Driving In The Fast Lane On The Digital I-9 Superhighway
Well it’s about time. Although it took 17 years, Congress finally heeded the cry of employers and enacted legislation that authorizes the use of electronic signatures and the electronic retention of the ubiquitous “Employment Eligibility Verification” known as the Form I-9.
One month shy of the 17-year anniversary of IRCA (The Immigration Reform and Control Act of 1986), our national legislature enacted and President Bush signed Public Law 108-390.  While the new law was never officially trumpeted as environmental legislation, tree-huggers around the country (and beleaguered Human Resources professionals as well) are reportedly celebrating the paper-saving features of this new law. The new legislation is clearly a welcome development, but the transition to digital signatures and storage, as the present article will show, cannot occur until many unanswered questions are first resolved.
Public Law 108-390 (the Act) amends § 274A of the Immigration and Nationality Act (INA) [8 Code of Federal Regulations § 1324a] in two ways. When the Act takes effect:
The Act is effective no later than April 28, 2005, the 180th day after the President signed the law, unless the Secretary, Department of Homeland Security (DHS), or subordinate DHS officials, implement the Act before then by publishing final regulations in the Federal Register.
In order to avoid the confusion and widely varying approaches that would likely ensue if employers acted without implementing regulations, representatives of two immigration agencies within DHS, the Bureaus of Immigration and Customs Enforcement (ICE) and Citizenship and Immigration Services (USCIS) met on December 10, 2004 with a number of business organizations to address a variety of as yet unanswered questions.  The meeting generated a number of issues and suggestions for future action, outlined below.
This author predicts that the regulation implementing digital I-9s will likely be published in final form only a few days or weeks before April 28, 2005. Thus, employers, for now, must be prepared to consider several issues and possible strategies as they embark on the Digital I-9 Superhighway.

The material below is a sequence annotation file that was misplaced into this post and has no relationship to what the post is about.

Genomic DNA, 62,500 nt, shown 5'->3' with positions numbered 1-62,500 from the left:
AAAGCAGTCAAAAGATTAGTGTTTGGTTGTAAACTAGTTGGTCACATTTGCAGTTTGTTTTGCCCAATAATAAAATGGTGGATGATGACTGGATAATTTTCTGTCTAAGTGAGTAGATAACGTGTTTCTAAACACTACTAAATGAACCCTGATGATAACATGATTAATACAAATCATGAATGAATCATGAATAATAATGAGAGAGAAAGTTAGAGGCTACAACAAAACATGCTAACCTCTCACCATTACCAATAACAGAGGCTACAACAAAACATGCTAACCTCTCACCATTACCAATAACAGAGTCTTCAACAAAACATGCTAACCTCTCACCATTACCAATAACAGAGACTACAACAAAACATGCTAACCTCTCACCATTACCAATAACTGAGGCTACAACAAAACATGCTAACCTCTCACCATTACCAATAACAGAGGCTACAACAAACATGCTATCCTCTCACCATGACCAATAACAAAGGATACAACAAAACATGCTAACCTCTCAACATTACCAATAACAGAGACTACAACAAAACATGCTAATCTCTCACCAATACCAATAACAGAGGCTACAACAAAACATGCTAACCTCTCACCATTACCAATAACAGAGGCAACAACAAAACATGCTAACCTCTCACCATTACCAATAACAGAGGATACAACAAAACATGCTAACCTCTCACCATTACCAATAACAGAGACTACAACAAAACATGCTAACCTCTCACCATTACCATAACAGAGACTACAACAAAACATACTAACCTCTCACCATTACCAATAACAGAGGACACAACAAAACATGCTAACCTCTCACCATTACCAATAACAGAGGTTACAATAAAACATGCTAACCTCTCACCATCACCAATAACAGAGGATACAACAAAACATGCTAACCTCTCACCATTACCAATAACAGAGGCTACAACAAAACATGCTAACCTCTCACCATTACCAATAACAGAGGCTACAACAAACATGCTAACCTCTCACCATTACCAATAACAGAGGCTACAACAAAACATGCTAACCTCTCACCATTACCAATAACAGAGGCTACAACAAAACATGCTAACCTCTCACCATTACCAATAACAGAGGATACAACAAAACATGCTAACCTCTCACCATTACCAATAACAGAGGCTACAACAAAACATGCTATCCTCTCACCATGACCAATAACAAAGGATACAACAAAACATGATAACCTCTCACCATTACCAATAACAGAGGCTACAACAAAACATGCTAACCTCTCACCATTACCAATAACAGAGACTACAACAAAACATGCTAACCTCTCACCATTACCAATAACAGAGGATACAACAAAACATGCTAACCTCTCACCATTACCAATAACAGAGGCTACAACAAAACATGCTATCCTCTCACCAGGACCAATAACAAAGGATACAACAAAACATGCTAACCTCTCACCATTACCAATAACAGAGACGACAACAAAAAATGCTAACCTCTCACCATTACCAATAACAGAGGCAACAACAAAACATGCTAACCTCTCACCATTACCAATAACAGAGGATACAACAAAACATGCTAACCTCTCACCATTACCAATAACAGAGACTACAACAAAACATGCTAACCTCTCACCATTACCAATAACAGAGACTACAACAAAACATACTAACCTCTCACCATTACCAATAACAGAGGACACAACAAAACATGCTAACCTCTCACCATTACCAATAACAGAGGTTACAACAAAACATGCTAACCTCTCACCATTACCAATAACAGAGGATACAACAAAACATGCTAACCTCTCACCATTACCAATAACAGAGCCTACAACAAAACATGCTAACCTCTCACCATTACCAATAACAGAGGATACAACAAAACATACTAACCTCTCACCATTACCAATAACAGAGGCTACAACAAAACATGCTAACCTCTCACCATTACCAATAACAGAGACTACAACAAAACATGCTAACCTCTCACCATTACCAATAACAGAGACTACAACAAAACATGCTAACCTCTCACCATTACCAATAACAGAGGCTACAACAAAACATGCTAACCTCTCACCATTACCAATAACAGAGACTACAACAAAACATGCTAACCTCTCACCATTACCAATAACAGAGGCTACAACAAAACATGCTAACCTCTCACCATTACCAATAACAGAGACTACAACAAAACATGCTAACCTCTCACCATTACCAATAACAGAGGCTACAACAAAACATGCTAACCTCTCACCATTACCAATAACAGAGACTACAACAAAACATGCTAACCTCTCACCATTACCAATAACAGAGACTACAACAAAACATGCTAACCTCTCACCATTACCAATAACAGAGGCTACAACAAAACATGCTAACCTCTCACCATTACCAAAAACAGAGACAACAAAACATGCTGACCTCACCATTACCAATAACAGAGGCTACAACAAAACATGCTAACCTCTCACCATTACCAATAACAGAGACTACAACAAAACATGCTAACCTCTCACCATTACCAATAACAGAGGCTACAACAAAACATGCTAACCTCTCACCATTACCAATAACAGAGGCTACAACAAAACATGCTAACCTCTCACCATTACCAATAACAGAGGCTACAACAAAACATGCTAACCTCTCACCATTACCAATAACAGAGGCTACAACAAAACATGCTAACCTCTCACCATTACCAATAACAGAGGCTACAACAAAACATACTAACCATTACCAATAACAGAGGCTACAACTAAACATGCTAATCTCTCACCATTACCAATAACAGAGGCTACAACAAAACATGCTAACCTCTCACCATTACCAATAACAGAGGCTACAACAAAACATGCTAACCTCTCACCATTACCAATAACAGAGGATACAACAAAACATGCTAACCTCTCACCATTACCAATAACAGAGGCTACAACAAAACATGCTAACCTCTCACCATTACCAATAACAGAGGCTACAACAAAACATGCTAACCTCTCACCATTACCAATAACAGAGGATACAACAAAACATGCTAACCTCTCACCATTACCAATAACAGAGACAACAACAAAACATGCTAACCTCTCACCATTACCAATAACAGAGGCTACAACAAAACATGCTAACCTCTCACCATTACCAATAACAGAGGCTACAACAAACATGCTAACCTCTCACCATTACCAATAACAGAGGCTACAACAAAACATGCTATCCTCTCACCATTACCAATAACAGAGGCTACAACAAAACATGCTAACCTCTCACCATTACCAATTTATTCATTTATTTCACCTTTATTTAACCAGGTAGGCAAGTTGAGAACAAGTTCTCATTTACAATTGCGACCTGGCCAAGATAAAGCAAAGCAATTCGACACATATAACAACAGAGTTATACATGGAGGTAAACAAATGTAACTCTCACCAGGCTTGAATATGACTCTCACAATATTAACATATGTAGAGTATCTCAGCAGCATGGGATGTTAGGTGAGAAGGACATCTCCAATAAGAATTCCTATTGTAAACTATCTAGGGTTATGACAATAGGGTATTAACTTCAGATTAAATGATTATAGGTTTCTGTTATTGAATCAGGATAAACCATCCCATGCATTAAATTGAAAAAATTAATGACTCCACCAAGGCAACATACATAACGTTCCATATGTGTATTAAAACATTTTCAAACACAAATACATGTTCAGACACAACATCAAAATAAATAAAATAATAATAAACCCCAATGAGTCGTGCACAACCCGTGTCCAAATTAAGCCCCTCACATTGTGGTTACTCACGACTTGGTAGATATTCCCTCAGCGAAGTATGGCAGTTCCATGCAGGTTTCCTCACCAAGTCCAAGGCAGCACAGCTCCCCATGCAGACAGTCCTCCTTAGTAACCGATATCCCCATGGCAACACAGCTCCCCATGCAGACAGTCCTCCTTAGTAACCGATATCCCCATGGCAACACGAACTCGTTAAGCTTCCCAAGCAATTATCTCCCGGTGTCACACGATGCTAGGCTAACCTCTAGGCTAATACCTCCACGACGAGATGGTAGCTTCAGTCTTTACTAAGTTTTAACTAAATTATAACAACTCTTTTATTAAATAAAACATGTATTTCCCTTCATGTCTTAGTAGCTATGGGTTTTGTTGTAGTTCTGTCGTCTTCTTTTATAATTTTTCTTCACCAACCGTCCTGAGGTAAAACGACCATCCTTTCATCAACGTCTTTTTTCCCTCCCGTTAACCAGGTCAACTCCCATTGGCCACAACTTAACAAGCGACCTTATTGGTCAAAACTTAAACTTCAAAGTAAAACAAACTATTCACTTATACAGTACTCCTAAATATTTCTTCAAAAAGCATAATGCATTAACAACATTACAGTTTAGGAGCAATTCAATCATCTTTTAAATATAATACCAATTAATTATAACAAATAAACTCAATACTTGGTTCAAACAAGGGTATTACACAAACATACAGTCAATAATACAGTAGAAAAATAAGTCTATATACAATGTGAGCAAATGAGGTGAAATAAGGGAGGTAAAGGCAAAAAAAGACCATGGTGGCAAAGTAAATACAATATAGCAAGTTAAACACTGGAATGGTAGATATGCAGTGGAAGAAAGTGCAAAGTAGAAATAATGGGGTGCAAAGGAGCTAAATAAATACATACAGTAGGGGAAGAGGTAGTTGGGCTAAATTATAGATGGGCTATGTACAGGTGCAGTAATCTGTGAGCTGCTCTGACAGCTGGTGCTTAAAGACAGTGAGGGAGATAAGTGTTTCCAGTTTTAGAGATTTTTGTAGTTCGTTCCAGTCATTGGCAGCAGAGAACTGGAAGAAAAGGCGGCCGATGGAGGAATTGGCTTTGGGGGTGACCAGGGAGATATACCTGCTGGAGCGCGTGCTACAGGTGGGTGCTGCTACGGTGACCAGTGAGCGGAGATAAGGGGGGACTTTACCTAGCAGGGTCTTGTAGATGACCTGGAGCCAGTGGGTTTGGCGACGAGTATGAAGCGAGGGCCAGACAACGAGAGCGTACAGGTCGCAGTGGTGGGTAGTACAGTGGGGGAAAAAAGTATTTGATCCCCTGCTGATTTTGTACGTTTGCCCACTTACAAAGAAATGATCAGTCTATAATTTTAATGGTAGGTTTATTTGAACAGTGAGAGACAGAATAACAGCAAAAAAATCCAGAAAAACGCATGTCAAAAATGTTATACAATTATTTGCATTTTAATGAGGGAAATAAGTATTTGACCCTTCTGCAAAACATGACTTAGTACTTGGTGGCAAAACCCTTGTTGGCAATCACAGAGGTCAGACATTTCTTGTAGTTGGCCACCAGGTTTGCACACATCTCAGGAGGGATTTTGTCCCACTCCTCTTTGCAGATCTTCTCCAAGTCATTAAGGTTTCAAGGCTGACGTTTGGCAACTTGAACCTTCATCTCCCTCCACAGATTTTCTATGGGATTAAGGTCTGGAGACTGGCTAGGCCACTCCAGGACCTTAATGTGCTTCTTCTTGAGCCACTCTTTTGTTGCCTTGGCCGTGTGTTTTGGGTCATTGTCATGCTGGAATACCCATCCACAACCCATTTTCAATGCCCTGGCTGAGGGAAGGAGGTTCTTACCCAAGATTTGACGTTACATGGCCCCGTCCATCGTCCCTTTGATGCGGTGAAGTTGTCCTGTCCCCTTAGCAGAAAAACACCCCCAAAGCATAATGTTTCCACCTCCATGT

1. What Should Employers Do with Their Huge Inventory of Current I-9s?
Employers pressed for office space may ask whether the Act allows for conversion of existing paper I-9 files into digital scans. Presumably, the permission granted in the Act to maintain an “electronic version” of each employee’s Form I-9 could be read to include pre-existing paper I-9s converted after April 28, 2005 into a digital format. While the answer for now remains unknown, employers may wish to put our requests for proposals and secure bids from vendors on the application features and cost of digital conversion.
Employers should also consider whether all steps have been taken under existing law to remove and discard original Form I-9s that are no longer subject to the I-9 retention rule. Assuming that there is no pending or actual threat of a government investigation or a discovery demand in litigation, Forms I-9 are no longer required to be retained as of the later of one year from date of employee termination, or, three years from date of hire.
Employers should also consider performing an audit of retained I-9s and taking good faith steps to correct Forms I-9 that are found to be out of compliance with regulations . Moreover, with the advent of the Sarbanes-Oxley Act (Public Act 107-204) and the recent amendment of the U.S. Sentencing Guidelines applicable to corporate defendants, employers (in consultation with legal counsel) may decide that an audit of I-9s is perhaps more than merely voluntary and recommended but mandatory and required for all but the bold and reckless.
Employers should also be aware of the administrative statute of limitations applicable to I-9s: Five years from the first date of hire (in instances where no I-9 was ever prepared and maintained); or, five years from the date when an I-9 was prepared correctly and completed fully.
2. After April 28, 2005, Will Scanning an Original Paper-Version of a Signed I-9 and Discarding the Paper Version Be Allowed?